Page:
FIELD OF THE INVENTION
The claimed invention relates generally to the fields of medicine and enzyme bio-chemistry. More particularly, the invention relates to compounds and methods for modulating the activity of Rho C.
BACKGROUND OF THE INVENTION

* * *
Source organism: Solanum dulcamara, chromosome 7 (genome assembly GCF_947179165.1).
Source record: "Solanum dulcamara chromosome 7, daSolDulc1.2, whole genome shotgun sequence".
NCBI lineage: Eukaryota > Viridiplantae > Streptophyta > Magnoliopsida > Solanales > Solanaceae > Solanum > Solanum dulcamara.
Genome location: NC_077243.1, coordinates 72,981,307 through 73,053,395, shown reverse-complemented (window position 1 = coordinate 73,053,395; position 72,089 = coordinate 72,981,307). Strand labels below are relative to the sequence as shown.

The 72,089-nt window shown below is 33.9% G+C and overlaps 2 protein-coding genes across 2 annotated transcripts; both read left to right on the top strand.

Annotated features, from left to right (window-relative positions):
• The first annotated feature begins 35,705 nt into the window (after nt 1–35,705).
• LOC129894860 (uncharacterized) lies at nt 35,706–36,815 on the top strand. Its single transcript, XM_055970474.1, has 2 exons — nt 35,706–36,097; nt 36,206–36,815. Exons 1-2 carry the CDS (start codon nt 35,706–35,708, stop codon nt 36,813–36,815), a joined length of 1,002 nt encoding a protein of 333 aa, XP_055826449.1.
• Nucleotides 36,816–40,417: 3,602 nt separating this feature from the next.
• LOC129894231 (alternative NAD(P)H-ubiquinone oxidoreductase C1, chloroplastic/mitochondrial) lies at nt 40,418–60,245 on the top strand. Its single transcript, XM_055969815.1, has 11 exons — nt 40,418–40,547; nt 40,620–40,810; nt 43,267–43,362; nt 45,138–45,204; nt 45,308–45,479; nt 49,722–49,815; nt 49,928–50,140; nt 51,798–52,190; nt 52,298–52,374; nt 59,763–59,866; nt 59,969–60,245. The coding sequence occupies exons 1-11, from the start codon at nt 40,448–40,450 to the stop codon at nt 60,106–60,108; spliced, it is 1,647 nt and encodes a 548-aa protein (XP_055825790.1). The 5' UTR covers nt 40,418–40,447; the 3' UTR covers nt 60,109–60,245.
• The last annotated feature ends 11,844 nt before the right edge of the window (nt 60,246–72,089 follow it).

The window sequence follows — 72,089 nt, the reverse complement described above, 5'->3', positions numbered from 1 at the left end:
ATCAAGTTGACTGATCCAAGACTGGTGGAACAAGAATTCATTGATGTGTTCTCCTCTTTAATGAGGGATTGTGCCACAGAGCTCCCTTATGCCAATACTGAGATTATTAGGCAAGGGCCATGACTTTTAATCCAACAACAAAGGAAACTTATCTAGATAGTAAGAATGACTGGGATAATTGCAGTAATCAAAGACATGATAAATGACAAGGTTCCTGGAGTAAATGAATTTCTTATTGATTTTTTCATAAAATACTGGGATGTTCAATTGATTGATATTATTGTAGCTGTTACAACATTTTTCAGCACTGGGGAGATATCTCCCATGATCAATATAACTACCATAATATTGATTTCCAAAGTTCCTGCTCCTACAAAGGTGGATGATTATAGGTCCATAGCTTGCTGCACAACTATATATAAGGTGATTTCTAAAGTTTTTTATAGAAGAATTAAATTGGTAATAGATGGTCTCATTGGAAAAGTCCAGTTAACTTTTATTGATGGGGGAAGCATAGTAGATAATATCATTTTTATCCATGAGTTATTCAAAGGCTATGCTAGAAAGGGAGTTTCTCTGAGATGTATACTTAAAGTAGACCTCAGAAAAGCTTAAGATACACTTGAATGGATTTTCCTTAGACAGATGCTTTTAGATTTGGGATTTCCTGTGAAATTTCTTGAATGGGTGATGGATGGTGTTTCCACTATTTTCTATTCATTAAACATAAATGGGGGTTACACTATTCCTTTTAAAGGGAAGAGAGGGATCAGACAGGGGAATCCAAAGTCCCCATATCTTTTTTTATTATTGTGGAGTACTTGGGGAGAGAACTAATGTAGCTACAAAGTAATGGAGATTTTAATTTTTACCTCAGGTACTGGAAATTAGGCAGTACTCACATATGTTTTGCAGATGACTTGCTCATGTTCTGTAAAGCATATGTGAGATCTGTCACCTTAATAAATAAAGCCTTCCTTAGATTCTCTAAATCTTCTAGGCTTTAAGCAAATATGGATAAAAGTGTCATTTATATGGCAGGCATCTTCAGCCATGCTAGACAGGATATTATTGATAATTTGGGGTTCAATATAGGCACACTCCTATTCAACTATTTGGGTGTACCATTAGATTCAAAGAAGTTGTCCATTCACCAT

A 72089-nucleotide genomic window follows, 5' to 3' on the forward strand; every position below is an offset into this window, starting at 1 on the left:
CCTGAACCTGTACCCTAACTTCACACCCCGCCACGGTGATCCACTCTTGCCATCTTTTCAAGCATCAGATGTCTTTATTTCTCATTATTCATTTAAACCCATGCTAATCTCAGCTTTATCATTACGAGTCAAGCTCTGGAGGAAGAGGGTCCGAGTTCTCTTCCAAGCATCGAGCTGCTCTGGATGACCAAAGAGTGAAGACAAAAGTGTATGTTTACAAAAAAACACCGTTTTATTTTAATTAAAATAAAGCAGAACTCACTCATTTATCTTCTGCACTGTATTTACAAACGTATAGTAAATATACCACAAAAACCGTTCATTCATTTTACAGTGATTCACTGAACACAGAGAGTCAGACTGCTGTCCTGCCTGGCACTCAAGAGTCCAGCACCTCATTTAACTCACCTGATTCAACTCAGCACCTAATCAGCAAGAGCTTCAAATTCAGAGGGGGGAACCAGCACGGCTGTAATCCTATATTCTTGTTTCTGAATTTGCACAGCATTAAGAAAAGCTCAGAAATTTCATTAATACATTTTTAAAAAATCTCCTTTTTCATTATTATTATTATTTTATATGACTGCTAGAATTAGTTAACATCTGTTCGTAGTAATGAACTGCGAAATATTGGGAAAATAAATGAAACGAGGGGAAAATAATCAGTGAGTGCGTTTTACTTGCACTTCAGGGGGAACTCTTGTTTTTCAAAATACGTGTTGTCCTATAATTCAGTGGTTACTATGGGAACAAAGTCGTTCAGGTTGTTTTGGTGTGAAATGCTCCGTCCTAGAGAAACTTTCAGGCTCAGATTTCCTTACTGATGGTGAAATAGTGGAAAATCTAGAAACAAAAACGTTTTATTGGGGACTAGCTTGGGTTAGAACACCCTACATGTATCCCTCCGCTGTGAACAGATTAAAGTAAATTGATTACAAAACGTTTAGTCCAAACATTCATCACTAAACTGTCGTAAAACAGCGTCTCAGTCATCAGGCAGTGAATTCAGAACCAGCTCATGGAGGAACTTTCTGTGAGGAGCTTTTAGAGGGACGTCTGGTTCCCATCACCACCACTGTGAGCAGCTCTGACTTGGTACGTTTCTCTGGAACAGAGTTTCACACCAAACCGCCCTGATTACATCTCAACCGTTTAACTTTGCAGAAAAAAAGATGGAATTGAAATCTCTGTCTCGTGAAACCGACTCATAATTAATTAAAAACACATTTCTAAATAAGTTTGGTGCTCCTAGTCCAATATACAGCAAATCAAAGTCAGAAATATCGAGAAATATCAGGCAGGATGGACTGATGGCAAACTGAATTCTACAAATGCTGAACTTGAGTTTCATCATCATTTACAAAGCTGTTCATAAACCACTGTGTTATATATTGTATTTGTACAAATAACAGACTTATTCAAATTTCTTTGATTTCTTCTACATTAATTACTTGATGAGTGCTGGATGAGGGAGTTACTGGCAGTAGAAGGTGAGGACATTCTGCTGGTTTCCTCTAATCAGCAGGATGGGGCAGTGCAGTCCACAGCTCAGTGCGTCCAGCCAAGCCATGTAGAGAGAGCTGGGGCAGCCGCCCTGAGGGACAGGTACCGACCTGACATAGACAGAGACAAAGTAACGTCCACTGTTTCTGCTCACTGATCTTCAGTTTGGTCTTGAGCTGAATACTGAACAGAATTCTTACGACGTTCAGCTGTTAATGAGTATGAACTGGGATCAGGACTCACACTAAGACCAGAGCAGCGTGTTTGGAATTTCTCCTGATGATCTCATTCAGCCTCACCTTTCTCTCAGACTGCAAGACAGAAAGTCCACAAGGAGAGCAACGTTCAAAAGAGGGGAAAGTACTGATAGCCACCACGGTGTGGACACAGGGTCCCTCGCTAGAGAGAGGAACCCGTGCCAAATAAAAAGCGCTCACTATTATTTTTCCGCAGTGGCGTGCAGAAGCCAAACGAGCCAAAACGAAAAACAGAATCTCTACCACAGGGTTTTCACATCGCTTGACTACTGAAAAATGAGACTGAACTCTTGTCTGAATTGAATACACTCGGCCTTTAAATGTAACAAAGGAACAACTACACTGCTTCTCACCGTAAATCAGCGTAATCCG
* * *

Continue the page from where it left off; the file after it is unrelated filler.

The small GTPase family of proteins are central regulators of cell physiology. Five homologous subfamilies are found in the genomes of all eukaryotes; the S. cerevisiae genome includes 29 proteins in all five families, and the human genome encodes approximately 100 proteins. These five subfamilies have five overlapping but partially distinct functional roles. Ras family members regulate cell growth and division (A. Hall, Curr Opin Cell Biol (1993) 5(2):265-68; A. B. Vojtek et al., J Biol Chem (1998) 273(32):19925-28). Rho family members regulate cell motility, and shape through the actin skeleton (A. Hall, Science (1998) 279:509-14; D. J. Mackay et al., J Biol Chem (1998) 273:20685-88). ARF family members regulate cell adhesion and vesicle trafficking to and from the plasma membrane (A. L. Boman et al., Trends Biochem Sci (1995) 20(4):147-50; P. Chavrier et al., Curr Opin Cell Biol (1999)11(4):466-75). Rab family members regulate intra-vesicular organelle trafficking (O. Martinez et al., Biochim Biophys Acta (1998) 1404(1-2):101-12; P. Chavrier et al., supra; F. Schimmoller et al., J Biol Chem (1998) 273(35):22161-14) and Ran family members regulate nuclear translocation and chromosomal segregation through regulation of microtubule assembly at the spindle pole (M. S. Moore, J Biol Chem (1998) 273(36):22857-60; M. G. Rush et al., Bioessays (1996) 18(2):103-12). These proteins stimulate other proteins in their GTP-bound state via physical interactions, and lose these associations and activities in the post-hydrolytic GDP-bound state. The hydrolysis reaction thus serves as molecular timer for the events triggered by the GTP-bound small G-protein. In addition, these GTPases also serve as signal integrators since the GTPases are regulated by other signaling pathway proteins; these signaling proteins are themselves regulated and promote or inhibit exchange of GDP for GTP or accelerate the GTP hydrolysis reaction. Ras was the first human small-GTPase to be appreciated in detail due to its identification as a human oncogene mutated in greater than 20% of human cancers (J. L. Bos, Cancer Res (1989) 49(17):4682-89). The ras mutants found in human cancers create a GTPase deficient form of ras which thus exists predominantly in the GTP bound-activated state.